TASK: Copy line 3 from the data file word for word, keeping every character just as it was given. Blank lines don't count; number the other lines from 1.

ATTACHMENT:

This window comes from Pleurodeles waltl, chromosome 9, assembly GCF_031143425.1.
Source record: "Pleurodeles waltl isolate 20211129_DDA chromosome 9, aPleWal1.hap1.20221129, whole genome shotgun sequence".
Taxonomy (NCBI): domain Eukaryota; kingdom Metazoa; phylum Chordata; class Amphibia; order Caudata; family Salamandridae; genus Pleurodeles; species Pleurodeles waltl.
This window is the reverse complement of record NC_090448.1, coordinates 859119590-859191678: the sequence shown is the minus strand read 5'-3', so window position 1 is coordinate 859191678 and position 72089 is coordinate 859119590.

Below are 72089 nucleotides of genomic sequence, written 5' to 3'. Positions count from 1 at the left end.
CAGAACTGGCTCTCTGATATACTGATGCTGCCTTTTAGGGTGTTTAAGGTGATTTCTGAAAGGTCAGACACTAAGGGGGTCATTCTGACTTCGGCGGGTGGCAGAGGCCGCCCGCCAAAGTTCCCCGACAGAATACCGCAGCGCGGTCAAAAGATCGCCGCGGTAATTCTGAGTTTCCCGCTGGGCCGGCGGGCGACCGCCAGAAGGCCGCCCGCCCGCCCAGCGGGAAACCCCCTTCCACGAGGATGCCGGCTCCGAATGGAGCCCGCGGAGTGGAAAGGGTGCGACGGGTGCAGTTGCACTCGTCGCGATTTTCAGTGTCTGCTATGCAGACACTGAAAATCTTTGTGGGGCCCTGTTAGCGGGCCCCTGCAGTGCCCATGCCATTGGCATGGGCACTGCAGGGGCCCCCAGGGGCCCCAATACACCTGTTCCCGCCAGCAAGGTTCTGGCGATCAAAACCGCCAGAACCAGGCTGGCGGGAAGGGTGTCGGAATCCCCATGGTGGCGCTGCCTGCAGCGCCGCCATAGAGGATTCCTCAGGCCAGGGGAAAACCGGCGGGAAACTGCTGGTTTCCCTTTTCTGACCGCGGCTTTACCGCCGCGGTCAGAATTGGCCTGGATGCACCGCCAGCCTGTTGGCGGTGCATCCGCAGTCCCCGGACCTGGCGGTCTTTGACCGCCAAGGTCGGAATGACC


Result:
Taxonomy (NCBI): domain Eukaryota; kingdom Metazoa; phylum Chordata; class Amphibia; order Caudata; family Salamandridae; genus Pleurodeles; species Pleurodeles waltl.